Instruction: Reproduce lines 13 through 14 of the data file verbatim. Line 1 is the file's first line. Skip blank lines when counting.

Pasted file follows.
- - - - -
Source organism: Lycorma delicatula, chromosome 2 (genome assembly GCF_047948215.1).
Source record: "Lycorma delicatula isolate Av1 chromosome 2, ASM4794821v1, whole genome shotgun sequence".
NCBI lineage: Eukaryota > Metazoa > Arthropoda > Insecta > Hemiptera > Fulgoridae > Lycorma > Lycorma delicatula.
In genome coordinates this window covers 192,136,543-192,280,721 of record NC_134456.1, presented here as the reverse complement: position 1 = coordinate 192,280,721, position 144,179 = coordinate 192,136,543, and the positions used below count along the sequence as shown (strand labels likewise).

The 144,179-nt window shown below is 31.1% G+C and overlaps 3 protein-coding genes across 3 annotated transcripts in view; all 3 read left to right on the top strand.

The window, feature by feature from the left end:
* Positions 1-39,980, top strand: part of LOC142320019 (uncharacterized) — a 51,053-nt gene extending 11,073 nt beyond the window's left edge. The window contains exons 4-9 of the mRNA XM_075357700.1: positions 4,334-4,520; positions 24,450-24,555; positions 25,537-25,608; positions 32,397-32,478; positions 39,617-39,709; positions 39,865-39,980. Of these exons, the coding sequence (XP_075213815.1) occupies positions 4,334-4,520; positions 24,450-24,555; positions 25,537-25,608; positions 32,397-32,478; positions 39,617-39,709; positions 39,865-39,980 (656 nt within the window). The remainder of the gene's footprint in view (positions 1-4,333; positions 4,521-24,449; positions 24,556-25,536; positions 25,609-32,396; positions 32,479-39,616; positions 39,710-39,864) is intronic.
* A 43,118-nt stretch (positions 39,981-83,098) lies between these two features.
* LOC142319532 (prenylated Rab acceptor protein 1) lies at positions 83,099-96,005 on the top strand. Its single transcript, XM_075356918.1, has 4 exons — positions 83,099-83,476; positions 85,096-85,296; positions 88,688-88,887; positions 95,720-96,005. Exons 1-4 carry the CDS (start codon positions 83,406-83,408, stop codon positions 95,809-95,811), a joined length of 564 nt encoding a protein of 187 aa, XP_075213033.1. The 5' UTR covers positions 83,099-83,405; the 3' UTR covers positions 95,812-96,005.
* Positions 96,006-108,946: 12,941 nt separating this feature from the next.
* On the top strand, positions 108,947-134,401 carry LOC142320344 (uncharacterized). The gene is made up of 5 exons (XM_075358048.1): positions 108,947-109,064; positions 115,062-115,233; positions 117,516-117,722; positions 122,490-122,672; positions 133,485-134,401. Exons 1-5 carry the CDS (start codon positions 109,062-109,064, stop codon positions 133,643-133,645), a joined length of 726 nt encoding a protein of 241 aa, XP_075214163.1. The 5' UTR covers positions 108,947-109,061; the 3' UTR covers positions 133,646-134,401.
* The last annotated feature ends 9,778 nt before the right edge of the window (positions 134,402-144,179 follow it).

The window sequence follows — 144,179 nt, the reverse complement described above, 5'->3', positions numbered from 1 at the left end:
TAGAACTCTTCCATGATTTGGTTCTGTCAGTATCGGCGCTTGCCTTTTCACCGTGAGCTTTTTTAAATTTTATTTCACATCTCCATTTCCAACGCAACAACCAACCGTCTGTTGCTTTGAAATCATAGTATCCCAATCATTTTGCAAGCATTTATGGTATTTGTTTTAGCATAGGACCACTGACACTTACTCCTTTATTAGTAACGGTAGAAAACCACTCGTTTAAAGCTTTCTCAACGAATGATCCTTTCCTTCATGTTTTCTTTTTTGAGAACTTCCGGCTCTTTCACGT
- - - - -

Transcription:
The window sequence follows — 144,179 nt, the reverse complement described above, 5'->3', positions numbered from 1 at the left end:
TAGAACTCTTCCATGATTTGGTTCTGTCAGTATCGGCGCTTGCCTTTTCACCGTGAGCTTTTTTAAATTTTATTTCACATCTCCATTTCCAACGCAACAACCAACCGTCTGTTGCTTTGAAATCATAGTATCCCAATCATTTTGCAAGCATTTATGGTATTTGTTTTAGCATAGGACCACTGACACTTACTCCTTTATTAGTAACGGTAGAAAACCACTCGTTTAAAGCTTTCTCAACGAATGATCCTTTCCTTCATGTTTTCTTTTTTGAGAACTTCCGGCTCTTTCACGT